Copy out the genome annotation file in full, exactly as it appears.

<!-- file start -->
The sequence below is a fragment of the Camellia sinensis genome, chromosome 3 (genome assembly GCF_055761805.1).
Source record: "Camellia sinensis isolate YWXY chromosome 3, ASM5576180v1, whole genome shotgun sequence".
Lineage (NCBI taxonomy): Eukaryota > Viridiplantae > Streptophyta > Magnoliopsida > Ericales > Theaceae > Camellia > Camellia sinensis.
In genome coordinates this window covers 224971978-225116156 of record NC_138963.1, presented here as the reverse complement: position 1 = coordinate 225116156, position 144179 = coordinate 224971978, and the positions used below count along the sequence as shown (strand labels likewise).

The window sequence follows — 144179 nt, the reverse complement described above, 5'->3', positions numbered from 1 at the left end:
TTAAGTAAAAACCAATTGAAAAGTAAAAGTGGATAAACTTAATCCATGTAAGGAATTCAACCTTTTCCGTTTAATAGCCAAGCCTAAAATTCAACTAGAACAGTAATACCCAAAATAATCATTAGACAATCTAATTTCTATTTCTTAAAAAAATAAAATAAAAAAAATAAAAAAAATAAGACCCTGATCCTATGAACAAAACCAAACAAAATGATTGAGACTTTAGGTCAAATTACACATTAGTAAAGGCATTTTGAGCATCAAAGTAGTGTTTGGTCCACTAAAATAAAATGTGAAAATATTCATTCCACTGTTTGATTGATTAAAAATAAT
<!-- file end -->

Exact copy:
The sequence below is a fragment of the Camellia sinensis genome, chromosome 3 (genome assembly GCF_055761805.1).
Source record: "Camellia sinensis isolate YWXY chromosome 3, ASM5576180v1, whole genome shotgun sequence".
Lineage (NCBI taxonomy): Eukaryota > Viridiplantae > Streptophyta > Magnoliopsida > Ericales > Theaceae > Camellia > Camellia sinensis.
In genome coordinates this window covers 224971978-225116156 of record NC_138963.1, presented here as the reverse complement: position 1 = coordinate 225116156, position 144179 = coordinate 224971978, and the positions used below count along the sequence as shown (strand labels likewise).

The window sequence follows — 144179 nt, the reverse complement described above, 5'->3', positions numbered from 1 at the left end:
TTAAGTAAAAACCAATTGAAAAGTAAAAGTGGATAAACTTAATCCATGTAAGGAATTCAACCTTTTCCGTTTAATAGCCAAGCCTAAAATTCAACTAGAACAGTAATACCCAAAATAATCATTAGACAATCTAATTTCTATTTCTTAAAAAAATAAAATAAAAAAAATAAAAAAAATAAGACCCTGATCCTATGAACAAAACCAAACAAAATGATTGAGACTTTAGGTCAAATTACACATTAGTAAAGGCATTTTGAGCATCAAAGTAGTGTTTGGTCCACTAAAATAAAATGTGAAAATATTCATTCCACTGTTTGATTGATTAAAAATAAT